The Lives of the Presidents
WE honor our Presidents, and well we may. They have all risen to greatness through honorable effort. They were representative men. They were just such men as are made from boys having no better, if as good, opportunities as the boys who are living to-day. Each made for himself the story of his own life. Greatness was not thrust upon them, nor were any of them born with the promise that they should be the chief rulers of their land; nor were they taught in their boyhood that any one had to obey them, but rather were they taught that they should be obedient to others.
The men who were to become our early Presidents lived at a time when the colonists were throwing off the yoke of King George III. Others of them were boys in those exciting times. They early learned that a man born to be a king was not, for that reason, a great man. On the contrary they were taught that greatness was something which they had to work for. When they were boys, most of our Presidents had to start far down the ladder and climb step by step to the top, and the stories of all of them arc filled with patience, endurance, intelligence and ability which make them a hundred times better worth reading than the lives of most kings who arc only great because they are born in a palace.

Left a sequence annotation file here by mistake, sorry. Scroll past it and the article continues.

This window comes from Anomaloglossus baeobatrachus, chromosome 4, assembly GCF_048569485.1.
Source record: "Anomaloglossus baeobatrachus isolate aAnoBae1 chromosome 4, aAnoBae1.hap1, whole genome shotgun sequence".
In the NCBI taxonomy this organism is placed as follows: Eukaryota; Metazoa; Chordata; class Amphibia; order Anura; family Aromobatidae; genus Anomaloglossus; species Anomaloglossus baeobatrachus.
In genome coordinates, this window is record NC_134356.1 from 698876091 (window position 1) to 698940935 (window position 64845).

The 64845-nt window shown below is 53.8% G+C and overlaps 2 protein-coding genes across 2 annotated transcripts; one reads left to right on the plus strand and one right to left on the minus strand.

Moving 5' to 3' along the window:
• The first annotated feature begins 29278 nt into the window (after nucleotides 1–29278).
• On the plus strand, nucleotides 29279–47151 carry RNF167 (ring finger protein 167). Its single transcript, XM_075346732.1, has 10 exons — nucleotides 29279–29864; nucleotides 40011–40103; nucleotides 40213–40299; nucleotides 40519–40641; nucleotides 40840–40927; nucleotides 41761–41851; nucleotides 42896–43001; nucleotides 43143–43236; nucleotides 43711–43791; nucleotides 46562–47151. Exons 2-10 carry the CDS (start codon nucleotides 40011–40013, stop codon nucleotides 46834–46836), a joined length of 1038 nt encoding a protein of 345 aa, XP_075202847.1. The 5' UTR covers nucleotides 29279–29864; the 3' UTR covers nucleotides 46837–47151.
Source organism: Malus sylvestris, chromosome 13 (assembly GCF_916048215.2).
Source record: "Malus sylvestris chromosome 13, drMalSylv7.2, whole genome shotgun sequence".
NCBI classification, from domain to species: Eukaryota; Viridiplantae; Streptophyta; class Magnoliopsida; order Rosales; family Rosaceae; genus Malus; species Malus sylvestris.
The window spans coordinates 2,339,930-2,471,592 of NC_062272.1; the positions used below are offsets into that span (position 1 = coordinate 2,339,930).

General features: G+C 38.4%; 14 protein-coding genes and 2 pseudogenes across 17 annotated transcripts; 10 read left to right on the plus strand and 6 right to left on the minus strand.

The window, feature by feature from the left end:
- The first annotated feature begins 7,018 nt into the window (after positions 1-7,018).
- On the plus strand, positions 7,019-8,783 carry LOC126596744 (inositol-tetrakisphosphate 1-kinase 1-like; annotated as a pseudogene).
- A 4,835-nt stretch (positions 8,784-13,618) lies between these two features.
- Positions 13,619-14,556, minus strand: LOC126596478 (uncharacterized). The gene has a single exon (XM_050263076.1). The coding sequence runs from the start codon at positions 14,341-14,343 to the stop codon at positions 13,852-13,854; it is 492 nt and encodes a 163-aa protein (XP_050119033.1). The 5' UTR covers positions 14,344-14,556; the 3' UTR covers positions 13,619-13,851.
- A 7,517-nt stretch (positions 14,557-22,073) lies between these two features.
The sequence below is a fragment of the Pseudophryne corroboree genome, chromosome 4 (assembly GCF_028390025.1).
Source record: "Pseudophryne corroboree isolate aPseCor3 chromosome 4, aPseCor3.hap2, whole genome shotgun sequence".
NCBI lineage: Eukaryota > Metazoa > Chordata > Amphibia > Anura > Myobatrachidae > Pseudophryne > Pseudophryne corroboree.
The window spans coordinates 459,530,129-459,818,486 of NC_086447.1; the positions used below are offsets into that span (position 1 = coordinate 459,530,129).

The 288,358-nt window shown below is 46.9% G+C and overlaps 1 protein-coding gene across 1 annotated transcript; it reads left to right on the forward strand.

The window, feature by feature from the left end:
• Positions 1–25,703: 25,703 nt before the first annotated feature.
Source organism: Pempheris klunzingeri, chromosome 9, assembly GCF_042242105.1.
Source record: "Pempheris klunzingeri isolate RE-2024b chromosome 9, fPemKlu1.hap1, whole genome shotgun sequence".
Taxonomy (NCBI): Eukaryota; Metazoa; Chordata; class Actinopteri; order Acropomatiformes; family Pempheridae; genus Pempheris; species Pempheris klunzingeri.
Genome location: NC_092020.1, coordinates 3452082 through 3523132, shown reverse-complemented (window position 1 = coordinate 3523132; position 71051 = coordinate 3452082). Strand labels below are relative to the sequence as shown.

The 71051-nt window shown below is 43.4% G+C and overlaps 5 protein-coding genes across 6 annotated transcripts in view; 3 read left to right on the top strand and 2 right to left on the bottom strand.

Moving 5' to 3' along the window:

It is for this reason we put before you here the stories of the Presidents of the United States, for we are sure if you read one of them you will be glad to read them all.
Those of you who have read much in history must know a good deal about the way other nations are governed. Their rulers have many names. We call them kings and emperors and czars and sultans and other names, and are apt to look upon them as very high and mighty potentates, with their fine robes and gay palaces and all the show and ceremony with which they try to make themselves look great. But when we come to look at them closely we find of what little worth the most of them really were.
This then is the difference between Kings and Presidents. Kings are born to their offices, and the crown is put on their heads if they have no more sense than an owl, who may look wise but is not. Presidents are born among the common people, and they must be men of very superior powers to carry them up to the head of the nation. The people of a kingdom do not pick out their rulers at all. They come by the chance of birth. But when the United States wants a ruler it goes among its seventy-live million people and selects the man who seems to be the best of them all. Of course, there are mistakes made. Our people do not always get the best. But they get the man they want, not the man that chance offers them, and are sure to get men far above the general run of kings. Why, if we take our twenty-five Presidents and put them beside twenty-five of the best Kings that history tells us about, we would have reason to feel proud.